River levels expected to begin falling
Published 12:12 am Tuesday, May 13, 2014
NATCHEZ — The Mississippi River will crest today at Natchez seven feet from flood stage, but the river is predicted to fall and maintain a normal flood season for the Miss-Lou.
National Weather Service hydrologist Marty Pope said the river is predicted to crest today at 41.6 feet. Flood stage at Natchez is 48 feet.
River levels will begin falling afterward, Pope said.
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The May 2011 flood, which reached 61.95 feet on the Natchez gauge, was precipitated by a 15- to 20-inch rain event in the Ohio River Valley at roughly the same time as a snowmelt.
Pope said there is snow in the upper reaches of the Arkansas River, but it will not affect Mississippi River levels.
“There is a little bit of a small rise in the upper Mississippi River, but everything is pretty much falling,” he said. “You will continue to see (levels) fall for a while after the crest (today).”
According to the U.S. Army Corps of Engineers, the river is approximately four-and-a-half feet above its historic normal levels for this time of year.
The river’s high stage for the year thus far is approximately 46 feet in late April. It fell to approximately 36 feet earlier this month before beginning a slow rise.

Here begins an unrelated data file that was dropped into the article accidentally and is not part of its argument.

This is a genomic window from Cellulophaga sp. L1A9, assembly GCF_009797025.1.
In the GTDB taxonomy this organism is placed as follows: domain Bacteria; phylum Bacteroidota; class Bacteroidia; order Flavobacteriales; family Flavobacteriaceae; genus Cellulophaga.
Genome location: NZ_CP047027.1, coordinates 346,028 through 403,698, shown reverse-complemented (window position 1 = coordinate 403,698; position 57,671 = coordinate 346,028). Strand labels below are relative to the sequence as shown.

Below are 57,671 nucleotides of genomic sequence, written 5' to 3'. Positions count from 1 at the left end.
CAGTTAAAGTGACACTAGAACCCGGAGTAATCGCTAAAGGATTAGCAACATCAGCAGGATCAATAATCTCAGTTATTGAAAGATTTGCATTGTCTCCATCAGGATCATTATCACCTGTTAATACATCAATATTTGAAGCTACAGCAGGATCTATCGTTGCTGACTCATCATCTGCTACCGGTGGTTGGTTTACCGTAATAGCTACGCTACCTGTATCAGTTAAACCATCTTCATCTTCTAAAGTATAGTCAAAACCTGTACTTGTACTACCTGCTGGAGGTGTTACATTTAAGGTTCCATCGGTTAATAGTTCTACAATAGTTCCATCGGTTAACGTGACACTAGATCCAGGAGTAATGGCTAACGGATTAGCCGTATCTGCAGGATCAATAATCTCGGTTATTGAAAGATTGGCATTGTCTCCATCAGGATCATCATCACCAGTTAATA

Pope said the chances of a flood could be increased by just one strong storm system.
“All it takes is one big storm system,” he said. “If a big system decides to sit over a large area and it dumped 8, 10, 12 or 15 inches, it would affect (river flooding.)
“But it will take a really big rainfall situation for that to happen because there are no snow components in that situation now.”
Plants across most of the river valley are in full bloom and are taking water out of the system, lessening the chances of a rise in the river, Pope said.
“Overall, I think we’re in good shape,” he said.
Vidalia Mayor Hyram Copeland said he has not fielded any calls from residents concerned about this year’s river levels.
Copeland said he believes the city will see an average flood season.
“That could change, as you well know,” he said. “But I think we’re going to be OK this year.”